Seth Westcott: I'm getting better every yearPlay Video
Meet TODAY's Stephanie Ruhle: 'She's up for the challenge'
Amber Heard granted restraining order against Johnny Depp
Catch up on the biggest stories of the week with The Download
TSA lines move faster than expected as holiday weekend kicks off
Seth Wescott is trying to defend an Olympic gold medal while coming off a major knee injury in a sport where some of the competitors were barely born when he first joined the tour.
Yet in Wescott's mind, he isn't getting older, he's getting better. That's why the 37-year-old is not only focused on winning a third straight gold in the snowboard cross event in Sochi, but also setting his sights on the 2018 Winter Olympics in South Korea.
“It’s actually kind of my plan right now,’’ Wescott told Matt Lauer on TODAY Thursday. “Two years coming off of injury, to be able to have a period of time where I’m healthy leading into a Games. This week, the Pipeline Masters is going on out in Hawaii and I watch [professional surfer] Kelly Slater at 41 years of age dominating the sport, and it’s inspiration for me.’’
With his 2010 and 2006 wins, Wescott is the only competitor to take Olympic gold in the snowboard cross event, which was introduced in 2006 in Torino, Italy. Wescott underwent surgery on April 23 for a torn anterior cruciate ligament in his left knee following a fall while doing some big mountain riding in Alaska. Now, just 56 days out from Sochi, he is trying to get back to shape in time for the upcoming Winter Olympics. And, he says, he has no plans to retire. He is also determined to make a run at a spot in the 2018 Winter Olympics in Pyeongchang, South Korea, when he will be 41 years old.
“I never would’ve thought even post-Torino that I would still be going now, but to be honest I’m getting better at it every year,’’ he said. “I’m making progress within the sport, skills-wise. I was the only American to win a World Cup [event] last year, and the progression is still happening. I think for me the time point where I decide to walk away will be when I feel that there’s stagnation there, but it’s just not happening.”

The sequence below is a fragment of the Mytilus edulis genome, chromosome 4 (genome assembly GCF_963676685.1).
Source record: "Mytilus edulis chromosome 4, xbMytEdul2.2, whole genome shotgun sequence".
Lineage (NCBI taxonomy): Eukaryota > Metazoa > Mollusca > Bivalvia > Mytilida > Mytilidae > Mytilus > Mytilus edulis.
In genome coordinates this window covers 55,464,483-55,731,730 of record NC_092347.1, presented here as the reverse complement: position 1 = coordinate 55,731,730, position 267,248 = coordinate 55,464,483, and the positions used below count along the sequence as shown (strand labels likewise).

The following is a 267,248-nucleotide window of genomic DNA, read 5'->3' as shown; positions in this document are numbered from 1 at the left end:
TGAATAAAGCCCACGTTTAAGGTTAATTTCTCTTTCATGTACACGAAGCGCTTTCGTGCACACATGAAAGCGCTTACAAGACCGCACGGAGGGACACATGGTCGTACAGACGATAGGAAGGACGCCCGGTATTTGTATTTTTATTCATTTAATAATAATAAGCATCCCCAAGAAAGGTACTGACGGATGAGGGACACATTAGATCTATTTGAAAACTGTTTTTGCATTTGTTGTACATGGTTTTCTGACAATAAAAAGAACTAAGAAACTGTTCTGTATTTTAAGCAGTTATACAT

There was also never a doubt that after winning gold in Vancouver in 2010, Wescott would return to defend his title in Sochi.
“Basically the day after the race in Vancouver, I looked at my wax tech, and Curtis Bacca’s like, ‘We’re making this three in a row in Sochi,’ and that’s really been the game plan all along,’’ he said.
Wescott, who also owns a pub in his hometown of Sugarloaf, Maine, was back on his snowboard for the first time since his ACL surgery on Dec. 3. He will travel with the U.S. team to Lake Louise in Alberta, Canada, next week but does not plan on racing during that time.
“It’s getting close,’’ he said. “I had some real breakthroughs. This last week up at Sugarloaf, it’s been feeling a lot better every day. I rode the most that I have so far.
“I’m not quite there yet. [I’m] buying myself three more weeks through the Christmas holidays and just the amount of training that I’ll be able to get in in that time, I’ll have some real progress.”
In the wake of his injury while big mountain riding, Lauer asked why he would take that risk knowing that the Winter Olympics were approaching.
“I still look at it as, I’ve still taken a million little baby steps to get there with the level that I’m at,’’ he said. “We were up doing a piece for [ski and snowboarding filmmaker] Warren Miller this spring, and for me that interaction where you’ve got the tour that goes around in the fall and millions of people come out and see those movies — it’s a whole other aspect to the career.”